It would take an incredible balancing act to actually run an app store well. Apple has done the best job of it so far, but it’s still a tire fire that inhibits applications legitimate developers want to write. These events are not representative of every app review process ever, but they are representative of what happens when you have an app review process and you live in the real world. It doesn’t have to happen in most of the cases to be a disgrace and an impediment.
It has been said before but I will say it again: the biggest problem that the App Store faces is in the communication of shifting expectations. If, for whatever reason, Apple wants to interpret default feeds in a feed reader as a potential copyright issue, they ought to notify developers of the change and give them a chance to make adjustments.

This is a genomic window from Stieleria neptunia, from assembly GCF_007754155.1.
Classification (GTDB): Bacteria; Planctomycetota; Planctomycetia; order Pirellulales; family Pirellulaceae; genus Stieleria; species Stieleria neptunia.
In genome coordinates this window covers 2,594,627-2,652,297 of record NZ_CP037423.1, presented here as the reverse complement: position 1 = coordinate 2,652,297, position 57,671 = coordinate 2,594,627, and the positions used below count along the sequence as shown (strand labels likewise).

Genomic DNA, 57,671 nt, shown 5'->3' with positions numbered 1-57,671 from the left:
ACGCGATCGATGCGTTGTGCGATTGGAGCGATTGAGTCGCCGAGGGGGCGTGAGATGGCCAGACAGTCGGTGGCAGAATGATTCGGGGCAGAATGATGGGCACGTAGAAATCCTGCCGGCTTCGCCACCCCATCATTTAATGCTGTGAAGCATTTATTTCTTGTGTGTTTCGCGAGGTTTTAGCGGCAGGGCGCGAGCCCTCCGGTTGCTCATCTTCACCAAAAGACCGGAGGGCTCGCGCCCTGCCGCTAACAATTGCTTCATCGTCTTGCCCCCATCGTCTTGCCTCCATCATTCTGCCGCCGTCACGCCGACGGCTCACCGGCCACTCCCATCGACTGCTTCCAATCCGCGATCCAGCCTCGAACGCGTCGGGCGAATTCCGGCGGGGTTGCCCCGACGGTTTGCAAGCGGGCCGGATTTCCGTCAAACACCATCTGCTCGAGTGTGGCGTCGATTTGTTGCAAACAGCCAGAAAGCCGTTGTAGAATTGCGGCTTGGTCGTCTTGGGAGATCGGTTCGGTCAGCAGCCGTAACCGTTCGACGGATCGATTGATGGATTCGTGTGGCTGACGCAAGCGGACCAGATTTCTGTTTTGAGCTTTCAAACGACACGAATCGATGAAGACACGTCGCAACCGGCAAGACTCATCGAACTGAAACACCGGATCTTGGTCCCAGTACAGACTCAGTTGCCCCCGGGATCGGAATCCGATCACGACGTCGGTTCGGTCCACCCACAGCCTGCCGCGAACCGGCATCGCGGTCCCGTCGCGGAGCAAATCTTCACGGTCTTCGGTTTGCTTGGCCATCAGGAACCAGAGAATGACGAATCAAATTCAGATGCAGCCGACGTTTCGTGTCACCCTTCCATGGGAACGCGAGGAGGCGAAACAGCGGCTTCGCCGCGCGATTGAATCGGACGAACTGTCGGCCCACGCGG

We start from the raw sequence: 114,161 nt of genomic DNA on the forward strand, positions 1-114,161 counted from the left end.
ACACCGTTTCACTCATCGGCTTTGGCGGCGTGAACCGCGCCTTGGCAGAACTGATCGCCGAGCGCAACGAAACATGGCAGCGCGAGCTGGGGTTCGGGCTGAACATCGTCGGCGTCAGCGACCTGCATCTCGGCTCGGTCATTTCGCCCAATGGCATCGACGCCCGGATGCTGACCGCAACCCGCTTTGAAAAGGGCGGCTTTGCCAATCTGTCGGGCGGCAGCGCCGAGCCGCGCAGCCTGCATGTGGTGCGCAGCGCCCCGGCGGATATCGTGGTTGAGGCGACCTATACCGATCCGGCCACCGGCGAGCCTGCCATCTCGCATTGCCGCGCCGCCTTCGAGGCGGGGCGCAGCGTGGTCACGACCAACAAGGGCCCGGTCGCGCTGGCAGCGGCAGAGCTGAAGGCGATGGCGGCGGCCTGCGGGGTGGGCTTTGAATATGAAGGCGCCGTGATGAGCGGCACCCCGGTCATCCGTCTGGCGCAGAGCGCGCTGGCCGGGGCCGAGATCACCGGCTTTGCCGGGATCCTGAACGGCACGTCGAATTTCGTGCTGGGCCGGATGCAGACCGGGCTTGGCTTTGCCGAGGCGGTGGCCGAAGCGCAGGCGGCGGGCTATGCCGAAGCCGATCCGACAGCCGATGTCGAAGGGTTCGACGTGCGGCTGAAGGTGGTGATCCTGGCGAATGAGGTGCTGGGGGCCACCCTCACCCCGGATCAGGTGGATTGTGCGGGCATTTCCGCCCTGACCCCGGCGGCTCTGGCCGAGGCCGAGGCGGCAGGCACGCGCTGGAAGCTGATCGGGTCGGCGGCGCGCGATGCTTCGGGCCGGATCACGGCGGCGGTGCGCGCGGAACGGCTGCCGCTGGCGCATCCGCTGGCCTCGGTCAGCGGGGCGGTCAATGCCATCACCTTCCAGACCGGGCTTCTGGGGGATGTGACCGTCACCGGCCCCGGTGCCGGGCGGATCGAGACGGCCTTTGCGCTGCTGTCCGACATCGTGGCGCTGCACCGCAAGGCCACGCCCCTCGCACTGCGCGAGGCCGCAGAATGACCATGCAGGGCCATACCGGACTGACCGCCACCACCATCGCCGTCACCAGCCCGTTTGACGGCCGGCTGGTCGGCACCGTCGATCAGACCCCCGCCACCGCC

Right now, developers do not find out about a change in App Store rules or the interpretation of existing rules until they submit an app for review. It’s a similar frustration that users face when launching an app only for it to demand an update: it’s a horrible experience to surprise users with a barrier between the action they took and the expected outcome. App updates should be silent, or offer an option to install when the app is next quit. Developers should be notified in advance of changes to the interpretation of rules in the App Store.
It is ludicrous that the App Store turns twelve years old in July and this fundamental problem remains unaddressed.